Current research suggests a role for the central nervous system in ramping up the alarm of the body’s pain system. Essentially this occurs when the central nervous system gets out of calibration and sets off the pain alarm when it shouldn’t.
This is a process called central sensitization and it appears to be linked with many chronic pain conditions. It is likely that long-duration tendon disorders may have some degree of central sensitization as a primary cause of the persistent pain.
One possible suggestion for the cause of tendon pain is a ‘mis-regulation’ of tendon load and the perception of potential damage which then leads to persistent pain. If this type of central neurological processing error is occurring, then local tissue-based interventions aimed directly at the tendon may have limited effectiveness.
A New Model of Tendon Pathology
Cook and Purdam suggest that common overuse tendon disorders may not be just one type of pathology, but instead lie on a continuum. This could be one reason that various symptoms are inconsistent and treatments are inconsistent in their effectiveness. Treatment success is more dependent on what stage of the continuum the condition is at.(3)
Cook and Purdam’s three stages of the continuum(3):
- Stage 1: Reactive Tendinopathy: non-inflammatory phase with tendon thickening—often from a burst of physical activity. May be either excessive compressive or tensile loading—often seen in younger individuals.
- Stage 2: Tendon Dysrepair: similar to reactive tendinopathy but with greater matrix breakdown. Hard to identify this stage, but there may be some focal tendon thickening and some more significant changes visible on imaging studies. An older person with less tendon adaptability may move more quickly into this stage of degeneration.
- Stage 3: Degenerative Tendinopathy: seen more common in elderly people, but also present in younger individuals with chronically loaded tendons that have not been able to adapt. Typical presentation is middle aged athlete (the weekend warrior) with Achilles tendon pain and thickening.
There are often repeated bouts of tendon pain that seem to occur as the person is gradually working toward some degree of adaptation. If extensive, degenerative tendinopathy can lead to rupture. It is much harder to rebound from degenerative tendinopathy once it has reached this stage.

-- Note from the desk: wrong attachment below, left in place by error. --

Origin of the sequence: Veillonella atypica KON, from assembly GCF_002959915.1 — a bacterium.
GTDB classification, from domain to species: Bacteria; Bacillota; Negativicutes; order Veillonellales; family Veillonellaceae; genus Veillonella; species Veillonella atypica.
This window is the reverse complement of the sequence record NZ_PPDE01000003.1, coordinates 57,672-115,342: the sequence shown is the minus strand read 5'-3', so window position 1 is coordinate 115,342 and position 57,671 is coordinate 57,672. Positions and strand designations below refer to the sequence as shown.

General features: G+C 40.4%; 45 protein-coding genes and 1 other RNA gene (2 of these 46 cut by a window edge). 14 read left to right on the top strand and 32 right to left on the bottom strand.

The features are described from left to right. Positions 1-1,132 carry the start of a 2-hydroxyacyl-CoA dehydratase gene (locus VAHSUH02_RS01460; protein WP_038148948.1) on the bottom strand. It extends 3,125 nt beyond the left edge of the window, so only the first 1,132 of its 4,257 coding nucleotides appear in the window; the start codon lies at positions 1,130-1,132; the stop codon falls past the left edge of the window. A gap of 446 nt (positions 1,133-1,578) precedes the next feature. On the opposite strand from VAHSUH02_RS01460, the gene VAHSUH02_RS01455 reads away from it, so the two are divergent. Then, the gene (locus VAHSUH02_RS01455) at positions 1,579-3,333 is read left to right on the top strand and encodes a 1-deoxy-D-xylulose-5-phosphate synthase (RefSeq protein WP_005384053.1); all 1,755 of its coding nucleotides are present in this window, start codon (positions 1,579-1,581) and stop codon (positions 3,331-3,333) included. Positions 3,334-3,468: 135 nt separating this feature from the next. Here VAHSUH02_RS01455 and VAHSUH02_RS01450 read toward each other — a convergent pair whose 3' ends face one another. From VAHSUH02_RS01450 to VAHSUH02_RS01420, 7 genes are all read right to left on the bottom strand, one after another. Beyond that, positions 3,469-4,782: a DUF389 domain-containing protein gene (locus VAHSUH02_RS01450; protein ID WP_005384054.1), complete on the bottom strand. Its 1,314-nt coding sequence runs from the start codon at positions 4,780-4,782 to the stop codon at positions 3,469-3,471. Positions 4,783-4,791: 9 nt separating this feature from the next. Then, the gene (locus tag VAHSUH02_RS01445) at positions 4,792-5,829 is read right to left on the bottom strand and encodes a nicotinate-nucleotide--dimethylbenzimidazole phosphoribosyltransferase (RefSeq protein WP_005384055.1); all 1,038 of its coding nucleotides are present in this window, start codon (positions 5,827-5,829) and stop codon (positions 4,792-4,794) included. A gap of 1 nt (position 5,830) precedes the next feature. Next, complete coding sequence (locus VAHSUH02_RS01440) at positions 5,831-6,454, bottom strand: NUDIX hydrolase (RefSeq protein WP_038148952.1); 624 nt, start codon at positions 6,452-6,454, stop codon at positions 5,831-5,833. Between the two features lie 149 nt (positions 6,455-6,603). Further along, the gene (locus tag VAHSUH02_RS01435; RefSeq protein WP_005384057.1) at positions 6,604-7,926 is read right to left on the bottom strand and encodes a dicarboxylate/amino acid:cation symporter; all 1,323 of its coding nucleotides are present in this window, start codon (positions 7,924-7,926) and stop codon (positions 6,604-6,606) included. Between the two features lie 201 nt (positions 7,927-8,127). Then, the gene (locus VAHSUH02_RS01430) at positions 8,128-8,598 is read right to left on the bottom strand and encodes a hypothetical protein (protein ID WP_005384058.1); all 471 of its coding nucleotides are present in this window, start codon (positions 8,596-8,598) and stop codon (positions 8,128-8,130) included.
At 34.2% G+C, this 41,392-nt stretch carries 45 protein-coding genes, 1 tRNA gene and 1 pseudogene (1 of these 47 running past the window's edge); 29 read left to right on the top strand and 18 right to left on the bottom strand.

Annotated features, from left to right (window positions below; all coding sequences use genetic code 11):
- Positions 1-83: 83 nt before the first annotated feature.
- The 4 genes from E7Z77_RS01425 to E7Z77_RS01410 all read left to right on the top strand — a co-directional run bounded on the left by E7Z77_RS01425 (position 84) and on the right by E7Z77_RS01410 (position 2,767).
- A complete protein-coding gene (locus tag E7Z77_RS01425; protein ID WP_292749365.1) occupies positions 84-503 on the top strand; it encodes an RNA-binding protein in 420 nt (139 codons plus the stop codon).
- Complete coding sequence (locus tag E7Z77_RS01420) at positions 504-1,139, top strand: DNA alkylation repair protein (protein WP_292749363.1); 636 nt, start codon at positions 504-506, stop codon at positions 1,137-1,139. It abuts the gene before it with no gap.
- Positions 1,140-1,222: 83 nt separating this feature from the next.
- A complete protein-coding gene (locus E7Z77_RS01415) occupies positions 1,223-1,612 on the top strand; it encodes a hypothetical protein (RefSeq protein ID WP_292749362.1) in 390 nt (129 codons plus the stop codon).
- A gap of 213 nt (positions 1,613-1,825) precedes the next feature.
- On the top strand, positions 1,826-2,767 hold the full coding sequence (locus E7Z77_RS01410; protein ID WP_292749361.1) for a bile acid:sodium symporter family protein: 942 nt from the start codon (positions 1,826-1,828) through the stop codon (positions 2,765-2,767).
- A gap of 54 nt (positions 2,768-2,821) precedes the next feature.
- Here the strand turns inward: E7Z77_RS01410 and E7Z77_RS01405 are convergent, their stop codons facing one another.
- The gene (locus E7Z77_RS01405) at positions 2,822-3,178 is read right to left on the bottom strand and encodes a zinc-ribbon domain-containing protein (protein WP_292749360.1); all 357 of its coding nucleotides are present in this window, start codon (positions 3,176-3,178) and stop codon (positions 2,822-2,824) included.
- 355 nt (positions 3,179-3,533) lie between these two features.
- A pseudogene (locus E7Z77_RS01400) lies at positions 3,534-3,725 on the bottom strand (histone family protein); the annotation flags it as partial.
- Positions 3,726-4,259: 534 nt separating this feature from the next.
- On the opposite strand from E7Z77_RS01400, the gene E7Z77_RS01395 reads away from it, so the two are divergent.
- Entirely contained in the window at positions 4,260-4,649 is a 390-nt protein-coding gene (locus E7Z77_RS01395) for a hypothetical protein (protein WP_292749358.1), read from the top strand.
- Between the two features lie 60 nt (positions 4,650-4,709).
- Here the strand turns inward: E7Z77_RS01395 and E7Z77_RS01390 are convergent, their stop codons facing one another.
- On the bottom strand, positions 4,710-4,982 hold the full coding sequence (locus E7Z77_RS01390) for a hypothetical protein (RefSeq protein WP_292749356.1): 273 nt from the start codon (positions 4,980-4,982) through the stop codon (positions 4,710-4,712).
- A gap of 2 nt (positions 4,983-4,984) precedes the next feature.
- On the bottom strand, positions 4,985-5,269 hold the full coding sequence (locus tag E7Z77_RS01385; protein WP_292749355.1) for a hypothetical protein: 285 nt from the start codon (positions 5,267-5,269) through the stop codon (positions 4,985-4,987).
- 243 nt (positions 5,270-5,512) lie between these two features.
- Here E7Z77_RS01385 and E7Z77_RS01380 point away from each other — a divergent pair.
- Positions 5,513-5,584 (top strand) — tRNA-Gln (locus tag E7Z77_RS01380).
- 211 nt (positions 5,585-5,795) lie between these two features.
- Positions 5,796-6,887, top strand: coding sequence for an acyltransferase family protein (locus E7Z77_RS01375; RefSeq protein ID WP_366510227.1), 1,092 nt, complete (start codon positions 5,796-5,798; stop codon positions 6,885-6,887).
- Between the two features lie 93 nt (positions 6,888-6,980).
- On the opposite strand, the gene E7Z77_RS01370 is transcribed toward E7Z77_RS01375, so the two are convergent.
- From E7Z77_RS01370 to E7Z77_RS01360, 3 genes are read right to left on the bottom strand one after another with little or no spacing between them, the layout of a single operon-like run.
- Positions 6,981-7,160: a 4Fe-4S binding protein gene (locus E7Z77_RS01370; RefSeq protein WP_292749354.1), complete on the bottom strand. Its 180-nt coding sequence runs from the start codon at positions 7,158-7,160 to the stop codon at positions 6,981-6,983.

There is a strong suggestion that tendon loading and soft-tissue treatments like massage are beneficial in the healing process, especially at specific stages along this continuum. Some of the benefits may be related to actual mechanical loading of the tendon and in other cases it may be related to regulation of neurological processes that help decrease pain.5
Key Takeaways for Assessment and Treatment
- Physical examination is still very important to identify potential tendon pathology and evaluate if there is consistency with diagnostic imaging results that may have been performed. Presentation clinical factors are very important, so comprehensive physical assessment is crucial.
- Consider that the tendon pathology may be at varying stages depending on your client’s age and activity levels, for example.
- Treatment approaches should focus on methods that are not just tissue oriented (like friction). Those that engage higher-order neurological processes (like active engagement techniques) may have added benefit for tendinopathy.
- The more frequently treatment, loading and movement strategies are reinforced, the better and more long-lasting those effects are likely to be.
Tendon disorders are very common in clients seeking massage therapy. Keeping up with current research, such as that presented in this article, helps us better understand these conditions, which helps us deliver the most effective treatment strategies for our clients.
- Cook JL, Purdam C. Is compressive load a factor in the development of tendinopathy? Br J Sports Med. 2012;46(3):163–8.
- Berger I, Goodwin I, Buncke GM. Fluoroquinolone-Associated Tendinopathy of the Hand and Wrist: A Systematic Review and Case Report. Hand. 2017;12(5):NP121-NP126.
- Cook JL, Purdam CR. Is tendon pathology a continuum? A pathology model to explain the clinical presentation of load-induced tendinopathy. Br J Sports Med. 2009;43(6):409–16.
- Rio E, Moseley L, Purdam C, Samiric T, Kidgell D, Pearce AJ, et al. The pain of tendinopathy: Physiological or pathophysiological? Sport Med. 2014;44(1):9–23.
- Rio E, Kidgell D, Moseley GL, Gaida J, Docking S, Purdam C, et al. Tendon neuroplastic training: changing the way we think about tendon rehabilitation: a narrative review. Br J Sports Med [Internet]. 2016 Feb [cited 2016 Feb 8];50(4):209–15. Available here.
Whitney Lowe, LMT, directs the Academy of Clinical Massage. He teaches continuing education in advanced clinical massage through the academy, and offers an online training program in orthopedic massage. He is a regular contributor to MASSAGE Magazine. His articles include “Clinical Reasoning as a Component of Orthopedic Massage.” This article was excerpted from Lowe’s upcoming new edition of Orthopedic Assessment in Massage Therapy, due out in 2019.